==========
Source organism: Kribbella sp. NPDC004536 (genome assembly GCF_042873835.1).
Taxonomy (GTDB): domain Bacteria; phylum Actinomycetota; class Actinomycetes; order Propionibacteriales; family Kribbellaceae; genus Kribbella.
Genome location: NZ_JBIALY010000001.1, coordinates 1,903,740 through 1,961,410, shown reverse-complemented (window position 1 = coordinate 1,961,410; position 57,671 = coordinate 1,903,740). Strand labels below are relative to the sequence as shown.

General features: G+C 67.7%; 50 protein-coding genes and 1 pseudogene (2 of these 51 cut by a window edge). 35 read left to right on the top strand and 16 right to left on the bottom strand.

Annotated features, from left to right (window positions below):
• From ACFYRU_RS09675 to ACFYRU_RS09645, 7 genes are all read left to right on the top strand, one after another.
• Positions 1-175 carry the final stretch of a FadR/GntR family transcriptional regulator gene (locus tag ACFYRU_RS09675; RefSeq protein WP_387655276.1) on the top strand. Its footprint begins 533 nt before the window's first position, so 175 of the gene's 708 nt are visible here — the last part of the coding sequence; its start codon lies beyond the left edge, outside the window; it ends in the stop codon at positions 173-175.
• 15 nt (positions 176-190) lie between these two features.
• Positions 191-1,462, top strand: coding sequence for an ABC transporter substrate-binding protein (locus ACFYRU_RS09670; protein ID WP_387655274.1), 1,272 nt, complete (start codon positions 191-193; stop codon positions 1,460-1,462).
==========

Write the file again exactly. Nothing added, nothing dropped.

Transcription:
Source organism: Kribbella sp. NPDC004536 (genome assembly GCF_042873835.1).
Taxonomy (GTDB): domain Bacteria; phylum Actinomycetota; class Actinomycetes; order Propionibacteriales; family Kribbellaceae; genus Kribbella.
Genome location: NZ_JBIALY010000001.1, coordinates 1,903,740 through 1,961,410, shown reverse-complemented (window position 1 = coordinate 1,961,410; position 57,671 = coordinate 1,903,740). Strand labels below are relative to the sequence as shown.

General features: G+C 67.7%; 50 protein-coding genes and 1 pseudogene (2 of these 51 cut by a window edge). 35 read left to right on the top strand and 16 right to left on the bottom strand.

Annotated features, from left to right (window positions below):
• From ACFYRU_RS09675 to ACFYRU_RS09645, 7 genes are all read left to right on the top strand, one after another.
• Positions 1-175 carry the final stretch of a FadR/GntR family transcriptional regulator gene (locus tag ACFYRU_RS09675; RefSeq protein WP_387655276.1) on the top strand. Its footprint begins 533 nt before the window's first position, so 175 of the gene's 708 nt are visible here — the last part of the coding sequence; its start codon lies beyond the left edge, outside the window; it ends in the stop codon at positions 173-175.
• 15 nt (positions 176-190) lie between these two features.
• Positions 191-1,462, top strand: coding sequence for an ABC transporter substrate-binding protein (locus ACFYRU_RS09670; protein ID WP_387655274.1), 1,272 nt, complete (start codon positions 191-193; stop codon positions 1,460-1,462).